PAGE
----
Tho Vong (BIS ’13)

Has Lived in:
Vietnam; Portland, Oregon; Southern California; New York City; San Francisco

Currently:
Doctoral student in Clinical Psychology

Professional Goal:
To become a psychologist with a small clinical practice in addition to teaching and doing research on the intersection of spirituality and psychology. I want to bring more diversity to psychology, a field not historically represented by those who are queer-identified, of color, or with disabilities.

"My professors showed me a different side of academia where love of learning, creativity and rigorous inquiry intertwined. The excitement and creativity they brought to teaching enthralled me and reignited my passion for learning. "

Favorite Reading: ""How Does Your Epistemology Bias Your Positionality" by Professor David Takacs

Little-Known Fact About You: I danced on Broadway in The King & I with Marie Osmond.

Read Tho's Story
My experience with the typical Eurocentic education with its rote memorization and high stakes testing dampened my passion for learning. It did not excite me or engage my intellect. What I was taught did not reflect my lived experience as a Chinese-Vietnamese refugee queer American man. Instead, it left me feeling alienated and stupid.

Growing up in Vietnam, cultural gender role expectations prevented my mother from being able to go to school or learn to read and write. Now I am going to be the first doctor in my family. 

My Path to CIIS
My first career was as a professional dancer. Later, I felt called to service as a minister and spiritual counselor. Traveling along that path, I was ordained by the Association for the Integration of the Whole Person (AIWP) and certified in Hakomi Mindfulness-Centered Somatic Psychotherapy.

After a life-threatening illness, I realized that to have the greatest impact as a healer and be a strong advocate for the marginalized communities I was connected to, I needed to earn professional credentials. This meant returning to school to complete my bachelor's degree before going to graduate school to get a doctorate degree.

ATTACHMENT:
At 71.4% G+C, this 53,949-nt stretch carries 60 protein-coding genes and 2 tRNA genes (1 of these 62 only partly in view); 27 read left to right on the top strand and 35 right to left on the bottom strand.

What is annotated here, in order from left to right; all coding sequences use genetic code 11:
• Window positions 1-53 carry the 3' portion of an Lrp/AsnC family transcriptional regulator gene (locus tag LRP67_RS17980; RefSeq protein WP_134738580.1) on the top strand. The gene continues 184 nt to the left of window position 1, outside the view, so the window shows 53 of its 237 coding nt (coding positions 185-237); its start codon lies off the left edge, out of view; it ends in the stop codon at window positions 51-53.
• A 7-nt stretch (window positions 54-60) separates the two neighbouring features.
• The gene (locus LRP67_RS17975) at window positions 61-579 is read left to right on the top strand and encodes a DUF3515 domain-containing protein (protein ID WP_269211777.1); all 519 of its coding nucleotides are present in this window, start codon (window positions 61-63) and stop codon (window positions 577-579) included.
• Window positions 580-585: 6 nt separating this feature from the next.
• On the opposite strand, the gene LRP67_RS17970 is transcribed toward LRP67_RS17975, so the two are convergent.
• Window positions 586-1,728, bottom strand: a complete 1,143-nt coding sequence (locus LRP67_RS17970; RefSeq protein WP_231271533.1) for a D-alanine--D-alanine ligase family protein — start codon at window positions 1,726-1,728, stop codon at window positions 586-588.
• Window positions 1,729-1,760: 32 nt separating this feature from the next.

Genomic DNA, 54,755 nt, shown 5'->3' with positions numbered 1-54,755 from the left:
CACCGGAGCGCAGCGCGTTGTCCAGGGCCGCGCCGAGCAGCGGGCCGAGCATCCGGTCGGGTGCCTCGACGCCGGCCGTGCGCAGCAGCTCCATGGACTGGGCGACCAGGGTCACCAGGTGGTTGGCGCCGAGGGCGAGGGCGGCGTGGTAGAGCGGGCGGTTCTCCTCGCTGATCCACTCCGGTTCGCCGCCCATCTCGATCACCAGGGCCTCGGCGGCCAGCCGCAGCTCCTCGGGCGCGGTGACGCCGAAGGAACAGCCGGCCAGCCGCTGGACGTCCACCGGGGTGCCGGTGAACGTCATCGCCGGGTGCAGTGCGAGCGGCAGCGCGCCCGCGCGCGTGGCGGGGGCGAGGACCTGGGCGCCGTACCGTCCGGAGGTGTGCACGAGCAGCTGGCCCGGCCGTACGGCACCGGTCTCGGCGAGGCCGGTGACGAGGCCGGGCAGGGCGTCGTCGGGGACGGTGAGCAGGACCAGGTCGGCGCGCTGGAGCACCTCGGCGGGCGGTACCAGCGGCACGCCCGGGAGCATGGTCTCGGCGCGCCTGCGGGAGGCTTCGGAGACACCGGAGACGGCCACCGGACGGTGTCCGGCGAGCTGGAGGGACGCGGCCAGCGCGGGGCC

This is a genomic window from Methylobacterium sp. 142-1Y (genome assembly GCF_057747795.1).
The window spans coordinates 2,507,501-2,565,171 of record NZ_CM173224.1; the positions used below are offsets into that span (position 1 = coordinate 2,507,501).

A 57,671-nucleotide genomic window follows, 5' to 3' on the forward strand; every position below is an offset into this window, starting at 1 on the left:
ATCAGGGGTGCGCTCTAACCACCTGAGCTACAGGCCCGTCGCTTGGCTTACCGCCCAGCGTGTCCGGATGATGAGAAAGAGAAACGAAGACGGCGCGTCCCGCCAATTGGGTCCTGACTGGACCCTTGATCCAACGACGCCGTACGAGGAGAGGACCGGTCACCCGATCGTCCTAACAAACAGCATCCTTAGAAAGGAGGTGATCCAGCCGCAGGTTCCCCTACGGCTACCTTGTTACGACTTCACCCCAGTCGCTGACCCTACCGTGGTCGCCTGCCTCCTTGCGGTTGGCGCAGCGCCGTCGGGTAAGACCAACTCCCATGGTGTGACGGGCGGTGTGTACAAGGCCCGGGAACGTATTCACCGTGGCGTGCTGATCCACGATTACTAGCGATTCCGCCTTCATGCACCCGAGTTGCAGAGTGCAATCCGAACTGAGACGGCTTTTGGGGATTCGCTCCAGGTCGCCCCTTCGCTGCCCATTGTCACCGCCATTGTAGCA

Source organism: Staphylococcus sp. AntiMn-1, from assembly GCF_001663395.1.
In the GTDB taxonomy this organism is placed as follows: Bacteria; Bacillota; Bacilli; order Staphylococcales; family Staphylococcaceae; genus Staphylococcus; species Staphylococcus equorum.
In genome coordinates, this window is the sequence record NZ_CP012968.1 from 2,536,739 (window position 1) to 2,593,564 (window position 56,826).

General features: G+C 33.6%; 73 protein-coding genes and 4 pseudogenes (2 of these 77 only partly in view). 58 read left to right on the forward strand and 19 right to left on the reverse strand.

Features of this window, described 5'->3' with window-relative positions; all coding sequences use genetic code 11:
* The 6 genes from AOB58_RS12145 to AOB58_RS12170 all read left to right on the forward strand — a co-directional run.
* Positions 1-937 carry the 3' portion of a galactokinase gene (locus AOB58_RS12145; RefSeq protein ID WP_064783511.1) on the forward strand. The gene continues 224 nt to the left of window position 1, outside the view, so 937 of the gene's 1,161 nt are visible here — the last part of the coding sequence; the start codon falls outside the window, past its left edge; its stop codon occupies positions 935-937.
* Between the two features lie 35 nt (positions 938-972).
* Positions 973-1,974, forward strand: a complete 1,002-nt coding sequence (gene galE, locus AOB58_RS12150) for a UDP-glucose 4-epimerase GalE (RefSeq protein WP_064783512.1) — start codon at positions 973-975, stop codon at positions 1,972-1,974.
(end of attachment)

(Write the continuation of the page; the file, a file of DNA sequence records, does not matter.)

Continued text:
I tried programs at other institutions but found them lacking in flexibility and insensitive to my learning style. One of the professors suggested that I check out CIIS. My past educational experiences left me demoralized so it took awhile for me to finally apply. Dean Michelle Eng made it easy for me to apply, inviting me to use some of BAC's services, such as the writing center-even though I was not yet a student. Her kind and gentle persistence overcame my resistance. That's what sold me.

The BAC Difference: The program helped me develop the skills and mindset to be a successful independent learner. Besides giving me the "keys" to understanding the language and culture of academia, I gained valuable skills of critical inquiry that engaged my mind, heart, and spirit. Because the program welcomed diverse voices and encouraged us to question things, I felt safe to speak up and bring all parts of me into the conversation. I believe these gifts from the BAC program gave me an advantage in my current graduate studies. It opened up a world of possibility for me in teaching, scholarship, and research.

Transformative Learning: The BAC program at CIIS introduced me to ideas and ways of seeing the world that fundamentally changed my relationship to every person and thing around me. It gave me a more nuanced way of understanding the how and the why of the distribution of power that perpetuate inequality in the world. This knowledge allows me to see the "big picture" and creatively instigate change that is sustainable and honors my values. It is one of the reasons I decided to become a clinical psychologist.

My Learning Community: My BAC cohort was diverse in terms of age, ability, ethnicity, gender, sexual orientation, and socio-economic status. Through deep engagement with our course materials and sharing of our lived experiences, our views expanded and the journey brought us closer together. We were and still are a very tight group. There is a lot of love and respect for one another. I came here afraid to let all parts of me show up, but the BAC environment had a quality of humanity and rigor not only in scholarship but also in self-reflection. Here, being a vulnerable human and an academic is not mutually exclusive.

The BAC program gave me the confidence to consider and apply to top tiered graduate programs. Like some of my BAC alum friends, I got into the program of my choice. I did not think that was possible before entering the BAC program!

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